Treasure-laden Ming Shipwreck May Have Smuggled Arms

Archaeologists are uncovering troves of cultural artifacts from an ancient Chinese vessel still sitting at the bottom of the sea. The sunken merchant vessel is located off the coast of China, near the city of Shantou. Called Nanao One, the ship is dated to be from the Ming Dynasty (1368-1644).

Archaeologists have been carrying out a salvage operation since September, but it wasn’t until this Monday that they were able to enter the cabin of the ship, and extract the relics inside. Here are some of the first pictures of the artefacts discovered.

In total, more than 1,000 artifacts have been retrieved from the vessel since it was discovered. The items include different kinds of porcelain, such as dishes, cups, bowls and vases, as well as copper plates, canons and guns.

Ten Thousand More Arefacts Could Still be Found

But archaeologists believe there could be as many as 10,000 cultural relics still being stored inside the ship, but difficult weather conditions have slowed down the salvage operation. Sun Jian, director of the salvage team from the National Underwater Cultural Heritage Protection Center said to the local media, We’ll try to remove all the relics from the sunken vessel within 90 days.

Archaeologists first became aware of the vessel three years ago when local fishermen caught pieces of porcelain while fishing off the coast. The discovered artifacts were later determined to be from the Ming Dynasty era.

The ship itself has been measured to be at least 25 meters long and 7 meters wide. In spite of lying beneath the sea for hundreds of years, the ship is still intact, with only the upper floors of the vessel rotting.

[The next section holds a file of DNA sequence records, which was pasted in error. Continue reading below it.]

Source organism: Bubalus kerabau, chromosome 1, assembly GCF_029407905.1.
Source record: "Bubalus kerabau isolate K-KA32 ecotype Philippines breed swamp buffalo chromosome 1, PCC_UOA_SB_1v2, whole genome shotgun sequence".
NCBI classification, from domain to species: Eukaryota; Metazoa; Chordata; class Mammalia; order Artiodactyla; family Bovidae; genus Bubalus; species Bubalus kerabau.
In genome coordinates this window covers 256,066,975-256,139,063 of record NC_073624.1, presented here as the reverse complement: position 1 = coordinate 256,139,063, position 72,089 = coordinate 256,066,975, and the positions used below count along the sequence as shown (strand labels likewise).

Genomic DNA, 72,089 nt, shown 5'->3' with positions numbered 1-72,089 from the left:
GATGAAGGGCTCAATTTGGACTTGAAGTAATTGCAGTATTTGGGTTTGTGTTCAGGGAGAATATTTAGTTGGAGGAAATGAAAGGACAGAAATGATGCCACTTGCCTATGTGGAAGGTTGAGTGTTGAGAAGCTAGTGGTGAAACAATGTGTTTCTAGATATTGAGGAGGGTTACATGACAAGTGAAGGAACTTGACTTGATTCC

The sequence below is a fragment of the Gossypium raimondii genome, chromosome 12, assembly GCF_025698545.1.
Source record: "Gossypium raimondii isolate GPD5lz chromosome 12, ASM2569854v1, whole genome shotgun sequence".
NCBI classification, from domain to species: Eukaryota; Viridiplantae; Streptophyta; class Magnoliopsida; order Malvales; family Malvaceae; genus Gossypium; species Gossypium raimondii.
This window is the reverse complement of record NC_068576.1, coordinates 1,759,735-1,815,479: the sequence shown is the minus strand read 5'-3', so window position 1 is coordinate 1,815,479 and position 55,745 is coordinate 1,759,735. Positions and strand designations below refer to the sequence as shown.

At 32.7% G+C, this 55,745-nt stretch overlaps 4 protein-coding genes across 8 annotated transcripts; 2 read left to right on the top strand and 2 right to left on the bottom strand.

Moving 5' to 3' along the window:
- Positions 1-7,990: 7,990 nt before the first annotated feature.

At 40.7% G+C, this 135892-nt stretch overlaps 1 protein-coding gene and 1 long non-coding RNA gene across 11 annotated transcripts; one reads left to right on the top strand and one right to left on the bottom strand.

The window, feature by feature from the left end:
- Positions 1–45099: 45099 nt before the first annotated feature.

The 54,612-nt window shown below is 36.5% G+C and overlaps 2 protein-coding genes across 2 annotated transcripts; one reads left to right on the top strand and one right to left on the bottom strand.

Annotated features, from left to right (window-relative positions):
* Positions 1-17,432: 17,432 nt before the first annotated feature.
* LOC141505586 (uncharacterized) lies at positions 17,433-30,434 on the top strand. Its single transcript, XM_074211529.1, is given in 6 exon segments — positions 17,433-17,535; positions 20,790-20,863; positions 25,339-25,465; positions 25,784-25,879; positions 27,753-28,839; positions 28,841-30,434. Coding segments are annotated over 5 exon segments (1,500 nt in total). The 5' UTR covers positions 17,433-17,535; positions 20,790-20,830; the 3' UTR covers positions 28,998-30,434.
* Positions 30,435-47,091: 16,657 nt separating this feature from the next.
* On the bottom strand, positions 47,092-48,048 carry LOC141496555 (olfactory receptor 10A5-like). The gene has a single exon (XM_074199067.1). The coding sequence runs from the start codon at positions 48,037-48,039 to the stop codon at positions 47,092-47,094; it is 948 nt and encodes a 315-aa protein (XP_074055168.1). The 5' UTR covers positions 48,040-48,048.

Relic of the Marine Silk Road

By studying the ship and its contents, archaeologists expect to learn more about the marine silk road, which was a series of maritime trade routes China used to reach Europe and Africa, linking both East and West.

Historical records say these maritime trade routes were in use since the Han Dynasty (206 BC to 220 AD) – the same as the land Silk Road was in operation. The Chinese ships would set sail for India, where then their goods would be shipped to Rome and Egypt.

But only in recent years has actual evidence of these trade routes been found with the discovery of shipwrecks in the South China Sea. Archaeologists discovered the sunken ship Nanhai One, from the Song Dynasty (960-1279), in 1987. Experts speculate there could be hundreds more ships still at the bottom of the sea yet to be found.

As for Nan’ao One, archaeologists have been surprised to find such a ship dating to the late Ming Dynasty. During this era, China had at times issued strict rules banning maritime trade, possibly in an attempt to stop piracy.

But the Nan’ao One ship shows that some Chinese merchants were ignoring the ban, and even shipping copper, a good the Ming Dynasty government had prohibitied from being traded. Archaeologists are already theorizing that the vessel may have been used to secretly smuggle arms. Guns and canons have been found in the wreckage. But archaeologists note that a vessel carrying such arms would have been common for this era.